Can an Atheist be Moral? - Island of Sanity

Island of Sanity

Defending Christianity

Can an Atheist be Moral?

Can an atheist be moral? The short answer is: obviously yes. I've known atheists who were decent people. (Maybe they had some deep dark secret, but you could say that about anyone.)

Atheists often assert quite forcefully that they are at least as moral as Christians. But ... by what standard?

Atheists often say that Christian morality is out of date, sometimes with deprecating comments about "invented by primitive bronze age people". They criticize the Bible for condemning things that they think are perfectly good and fine, or condoning things they find unacceptable. Like the Bible condemns homosexuality, which they see nothing wrong with.

So the atheist claims to be as moral as a Christian ... just not by the same standard. Well that's a meaningless comparison. To take a minor example: The Christian says that it's wrong to use vulgar language. The atheist uses vulgar language all the time. But, he says, he doesn't see anything wrong with it. It doesn't violate his standards. So he's just as moral as the Christian, even though he freely admits that he doesn't follow Christian moral standards.

It's like: I once visited the Philippines. I noticed that when I left Detroit it was 25 degrees fahrenheit, and when I arrived in Manilla it was 25 degrees Celcius. So, I joked to friends, it was basically the same temperature. To ruin the joke by explaining it, you can't compare numbers on two different scales. The comparison is meaningless.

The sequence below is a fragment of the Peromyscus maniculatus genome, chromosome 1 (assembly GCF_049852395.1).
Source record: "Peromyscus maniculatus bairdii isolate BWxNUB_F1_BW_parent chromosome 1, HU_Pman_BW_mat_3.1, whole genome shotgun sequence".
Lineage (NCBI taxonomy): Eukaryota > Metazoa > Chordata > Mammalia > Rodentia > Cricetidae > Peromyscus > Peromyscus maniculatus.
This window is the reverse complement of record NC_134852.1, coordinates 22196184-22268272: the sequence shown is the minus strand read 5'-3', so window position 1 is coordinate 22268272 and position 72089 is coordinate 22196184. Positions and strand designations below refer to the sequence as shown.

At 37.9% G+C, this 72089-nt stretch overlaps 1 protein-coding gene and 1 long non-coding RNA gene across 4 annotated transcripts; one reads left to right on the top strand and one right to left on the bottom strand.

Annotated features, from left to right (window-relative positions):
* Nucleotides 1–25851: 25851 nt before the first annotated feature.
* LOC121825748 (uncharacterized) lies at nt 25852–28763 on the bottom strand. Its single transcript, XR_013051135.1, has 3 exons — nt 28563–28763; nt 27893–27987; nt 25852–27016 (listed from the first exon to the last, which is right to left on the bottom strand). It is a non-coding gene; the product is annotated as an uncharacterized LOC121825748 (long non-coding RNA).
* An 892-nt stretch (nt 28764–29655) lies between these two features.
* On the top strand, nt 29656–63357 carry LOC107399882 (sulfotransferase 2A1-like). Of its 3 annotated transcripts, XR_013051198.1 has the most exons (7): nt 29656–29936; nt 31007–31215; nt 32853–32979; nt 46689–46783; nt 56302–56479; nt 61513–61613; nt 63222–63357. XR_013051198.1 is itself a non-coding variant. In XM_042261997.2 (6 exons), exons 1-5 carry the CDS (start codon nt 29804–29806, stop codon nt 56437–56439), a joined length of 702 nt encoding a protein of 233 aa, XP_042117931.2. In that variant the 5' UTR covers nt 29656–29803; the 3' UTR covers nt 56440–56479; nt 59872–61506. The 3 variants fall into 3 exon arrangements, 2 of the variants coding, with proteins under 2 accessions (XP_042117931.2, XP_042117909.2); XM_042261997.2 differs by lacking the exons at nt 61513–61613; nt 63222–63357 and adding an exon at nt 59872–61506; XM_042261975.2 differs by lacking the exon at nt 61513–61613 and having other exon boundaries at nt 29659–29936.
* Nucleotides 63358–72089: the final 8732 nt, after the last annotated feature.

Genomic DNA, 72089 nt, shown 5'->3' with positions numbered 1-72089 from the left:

If the atheist does not follow Christian moral standards, than by that standard he is not as moral as a Christian. Of course the atheist could say the reverse, that he is more moral than a Christian by his own standard.

One could take such a claim to a ridiculous extreme. Suppose someone said, "By my moral code, it is a positive good for me to kill people of inferior races, because I am improving the gene pool." That is, of course, not a fictional example, there are people who really say such things. Would you concede that such a person is highly moral because he is living up to this standard? I certainly wouldn't.

Atheists will say that their moral standard is superior to Christian moral standards. By what standard do you say that? To say that X is better than Y you have to have some standard by which you judge both. Like you might say that Detroit is colder than Manilla because we measured them both using the same thermometer. But how do you decide which of two standards is better? The only way would be if you had some third standard that is accepted as the authority. Like we might say that thermometer X is more accurate than thermometer Y because we compared both to temperature readings from the National Bureau of Standards. But what if someone says that the National Bureau of Standards is wrong? What would we measure them against?

For the atheist to say that Christians are wrong to, for example, condemn homosexuality and atheists are right to condone it, they must appeal to some higher standard. What is that standard? The only standard they offer is "sounds good to me".